Volume 609, January 2018
|Number of page(s)||17|
|Published online||09 January 2018|
The close circumstellar environment of Betelgeuse
V. Rotation velocity and molecular envelope properties from ALMA
1 Unidad Mixta Internacional Franco-Chilena de Astronomía, CNRS/INSU UMI 3386 and Departamento de Astronomía, Universidad de Chile, Casilla 36-D, Santiago, Chile
2 LESIA, Observatoire de Paris, PSL Research University, CNRS, Sorbonne Universités, UPMC Univ. Paris 06, Univ. Paris Diderot, Sorbonne Paris Cité, 5 place Jules Janssen, 92195 Meudon, France
3 Institute of Astronomy, KU Leuven, Celestijnenlaan 200D B2401, 3001 Leuven, Belgium
4 Jodrell Bank Centre for Astrophysics, School of Physics and Astronomy, University of Manchester, Manchester M13 9PL, UK
5 Center for Astrophysics and Space Astronomy, University of Colorado, Boulder, CO 80309, USA
6 Dublin Institute for Advanced Studies, Dublin 2, Ireland
7 Universidad Católica del Norte, Instituto de Astronomía, Avenida Angamos 0610, Antofagasta, Chile
Received: 11 August 2017
Accepted: 9 November 2017
We observed Betelgeuse using ALMA’s extended configuration in band 7 (f ≈ 340 GHz, λ ≈ 0.88 mm), resulting in a very high angular resolution of 18 mas. Using a solid body rotation model of the 28SiO(ν= 2, J = 8−7) line emission, we show that the supergiant is rotating with a projected equatorial velocity of νeqsini = 5.47 ± 0.25 km s-1 at the equivalent continuum angular radius Rstar = 29.50 ± 0.14 mas. This corresponds to an angular rotation velocity of ω sini = (5.6 ± 1.3) × 10-9 rad s-1. The position angle of its north pole is PA = 48.0 ± 3.5°. The rotation period of Betelgeuse is estimated to P/ sini = 36 ± 8 years. The combination of our velocity measurement with previous observations in the ultraviolet shows that the chromosphere is co-rotating with the star up to a radius of ≈ 10 au (45 mas or 1.5 × the ALMA continuum radius). The coincidence of the position angle of the polar axis of Betelgeuse with that of the major ALMA continuum hot spot, a molecular plume, and a partial dust shell (from previous observations) suggests that focused mass loss is currently taking place in the polar region of the star. We propose that this hot spot corresponds to the location of a particularly strong “rogue” convection cell, which emits a focused molecular plume that subsequently condenses into dust at a few stellar radii. Rogue convection cells therefore appear to be an important factor shaping the anisotropic mass loss of red supergiants.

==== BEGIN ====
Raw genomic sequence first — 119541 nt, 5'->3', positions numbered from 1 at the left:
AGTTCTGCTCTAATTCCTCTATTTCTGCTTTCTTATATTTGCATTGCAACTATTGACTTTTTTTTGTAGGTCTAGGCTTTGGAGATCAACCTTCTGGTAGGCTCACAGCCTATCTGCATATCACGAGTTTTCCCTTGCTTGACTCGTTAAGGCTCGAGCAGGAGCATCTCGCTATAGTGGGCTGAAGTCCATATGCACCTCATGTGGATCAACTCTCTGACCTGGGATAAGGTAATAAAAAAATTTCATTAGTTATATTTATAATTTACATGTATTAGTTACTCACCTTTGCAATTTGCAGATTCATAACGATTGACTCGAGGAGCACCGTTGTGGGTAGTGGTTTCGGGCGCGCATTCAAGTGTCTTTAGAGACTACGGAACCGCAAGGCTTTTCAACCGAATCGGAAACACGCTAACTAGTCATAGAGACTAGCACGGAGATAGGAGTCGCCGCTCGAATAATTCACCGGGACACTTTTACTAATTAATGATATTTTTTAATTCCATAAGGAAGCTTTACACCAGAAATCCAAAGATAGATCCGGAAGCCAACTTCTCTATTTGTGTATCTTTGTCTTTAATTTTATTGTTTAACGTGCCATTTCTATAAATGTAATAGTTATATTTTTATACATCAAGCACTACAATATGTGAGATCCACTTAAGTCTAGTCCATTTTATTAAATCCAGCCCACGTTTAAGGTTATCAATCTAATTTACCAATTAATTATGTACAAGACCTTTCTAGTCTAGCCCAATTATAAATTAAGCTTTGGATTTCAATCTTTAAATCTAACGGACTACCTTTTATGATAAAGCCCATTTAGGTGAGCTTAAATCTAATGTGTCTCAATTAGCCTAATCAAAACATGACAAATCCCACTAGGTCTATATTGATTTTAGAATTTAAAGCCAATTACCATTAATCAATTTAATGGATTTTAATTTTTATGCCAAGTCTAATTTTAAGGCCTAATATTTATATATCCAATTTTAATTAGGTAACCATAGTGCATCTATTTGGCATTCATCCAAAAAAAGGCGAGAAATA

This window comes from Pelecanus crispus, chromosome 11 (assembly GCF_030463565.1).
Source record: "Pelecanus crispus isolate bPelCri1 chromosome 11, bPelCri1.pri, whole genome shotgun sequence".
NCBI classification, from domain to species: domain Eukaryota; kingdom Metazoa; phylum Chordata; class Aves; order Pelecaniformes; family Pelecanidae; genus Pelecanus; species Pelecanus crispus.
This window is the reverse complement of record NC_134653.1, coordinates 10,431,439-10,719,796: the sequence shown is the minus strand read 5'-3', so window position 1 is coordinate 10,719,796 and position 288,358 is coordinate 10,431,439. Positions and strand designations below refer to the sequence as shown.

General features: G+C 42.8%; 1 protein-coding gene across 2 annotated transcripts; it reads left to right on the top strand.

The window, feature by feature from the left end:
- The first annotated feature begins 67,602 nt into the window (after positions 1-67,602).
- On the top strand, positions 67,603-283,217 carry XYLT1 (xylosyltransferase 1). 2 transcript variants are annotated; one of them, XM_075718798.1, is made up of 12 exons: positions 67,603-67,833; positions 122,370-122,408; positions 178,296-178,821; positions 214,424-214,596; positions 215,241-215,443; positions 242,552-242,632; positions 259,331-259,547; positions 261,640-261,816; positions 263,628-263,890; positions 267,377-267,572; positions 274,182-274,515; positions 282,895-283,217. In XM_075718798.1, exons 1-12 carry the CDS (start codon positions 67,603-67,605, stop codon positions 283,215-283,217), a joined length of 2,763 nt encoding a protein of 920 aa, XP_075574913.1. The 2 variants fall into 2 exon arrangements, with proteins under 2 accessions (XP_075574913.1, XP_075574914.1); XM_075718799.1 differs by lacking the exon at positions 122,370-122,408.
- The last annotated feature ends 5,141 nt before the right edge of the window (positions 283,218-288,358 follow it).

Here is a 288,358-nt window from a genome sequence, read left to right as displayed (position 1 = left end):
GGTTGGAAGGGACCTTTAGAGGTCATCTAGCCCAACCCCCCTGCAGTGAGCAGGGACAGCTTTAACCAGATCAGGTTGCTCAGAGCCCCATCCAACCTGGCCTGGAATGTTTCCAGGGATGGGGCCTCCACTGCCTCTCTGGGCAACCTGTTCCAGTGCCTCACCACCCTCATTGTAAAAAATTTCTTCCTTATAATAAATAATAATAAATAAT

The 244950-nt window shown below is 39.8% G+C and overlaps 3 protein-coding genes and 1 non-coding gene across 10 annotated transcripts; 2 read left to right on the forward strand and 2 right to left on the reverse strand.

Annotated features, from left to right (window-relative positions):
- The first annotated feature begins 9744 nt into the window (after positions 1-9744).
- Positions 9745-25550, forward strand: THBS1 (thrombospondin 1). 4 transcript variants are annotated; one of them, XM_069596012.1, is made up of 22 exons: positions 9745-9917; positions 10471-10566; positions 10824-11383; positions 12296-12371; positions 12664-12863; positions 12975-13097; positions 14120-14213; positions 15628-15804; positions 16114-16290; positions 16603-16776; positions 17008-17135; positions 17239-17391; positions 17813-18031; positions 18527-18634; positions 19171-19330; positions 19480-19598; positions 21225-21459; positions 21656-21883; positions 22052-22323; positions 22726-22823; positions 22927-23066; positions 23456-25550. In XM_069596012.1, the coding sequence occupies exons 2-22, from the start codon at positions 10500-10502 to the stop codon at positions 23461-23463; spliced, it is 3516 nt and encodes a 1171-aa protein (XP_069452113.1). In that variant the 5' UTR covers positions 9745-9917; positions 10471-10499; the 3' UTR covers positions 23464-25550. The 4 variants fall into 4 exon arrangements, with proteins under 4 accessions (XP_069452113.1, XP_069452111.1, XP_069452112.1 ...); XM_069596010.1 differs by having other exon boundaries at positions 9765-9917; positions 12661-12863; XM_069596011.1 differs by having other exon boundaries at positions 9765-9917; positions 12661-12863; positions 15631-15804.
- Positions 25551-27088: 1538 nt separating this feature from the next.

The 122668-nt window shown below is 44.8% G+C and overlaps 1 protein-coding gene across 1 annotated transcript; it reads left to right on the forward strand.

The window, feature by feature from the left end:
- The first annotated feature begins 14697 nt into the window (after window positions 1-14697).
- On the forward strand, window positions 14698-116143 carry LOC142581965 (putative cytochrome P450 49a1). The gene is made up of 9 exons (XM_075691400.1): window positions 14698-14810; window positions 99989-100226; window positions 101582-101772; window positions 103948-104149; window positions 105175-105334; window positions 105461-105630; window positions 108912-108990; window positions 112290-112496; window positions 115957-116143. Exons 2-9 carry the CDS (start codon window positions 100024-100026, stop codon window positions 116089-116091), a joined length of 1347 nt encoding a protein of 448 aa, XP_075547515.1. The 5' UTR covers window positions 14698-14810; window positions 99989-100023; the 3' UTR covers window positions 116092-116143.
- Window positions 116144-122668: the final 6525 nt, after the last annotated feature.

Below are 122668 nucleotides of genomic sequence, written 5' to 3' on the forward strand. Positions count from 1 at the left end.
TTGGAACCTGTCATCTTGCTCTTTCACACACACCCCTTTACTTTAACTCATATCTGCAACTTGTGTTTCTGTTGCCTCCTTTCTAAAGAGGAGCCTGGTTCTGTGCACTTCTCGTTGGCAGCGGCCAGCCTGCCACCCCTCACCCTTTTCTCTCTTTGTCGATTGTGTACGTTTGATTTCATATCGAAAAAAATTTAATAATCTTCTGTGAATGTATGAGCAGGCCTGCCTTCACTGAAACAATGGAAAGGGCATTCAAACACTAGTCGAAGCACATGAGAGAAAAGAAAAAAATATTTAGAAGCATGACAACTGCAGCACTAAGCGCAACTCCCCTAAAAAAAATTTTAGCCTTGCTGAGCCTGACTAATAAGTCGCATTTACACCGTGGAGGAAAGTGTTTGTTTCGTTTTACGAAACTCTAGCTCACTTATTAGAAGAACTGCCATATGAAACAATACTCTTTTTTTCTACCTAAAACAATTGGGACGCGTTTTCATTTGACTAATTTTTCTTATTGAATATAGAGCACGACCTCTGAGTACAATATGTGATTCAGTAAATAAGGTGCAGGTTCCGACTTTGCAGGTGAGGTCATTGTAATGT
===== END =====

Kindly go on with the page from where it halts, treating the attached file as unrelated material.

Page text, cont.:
Key words: stars: individual: Betelgeuse / supergiants / stars: rotation / circumstellar matter / techniques: high angular resolution / stars: imaging
© ESO, 2018
Current usage metrics show cumulative count of Article Views (full-text article views including HTML views, PDF and ePub downloads, according to the available data) and Abstracts Views on Vision4Press platform.
Data correspond to usage on the plateform after 2015. The current usage metrics is available 48-96 hours after online publication and is updated daily on week days.
Initial download of the metrics may take a while.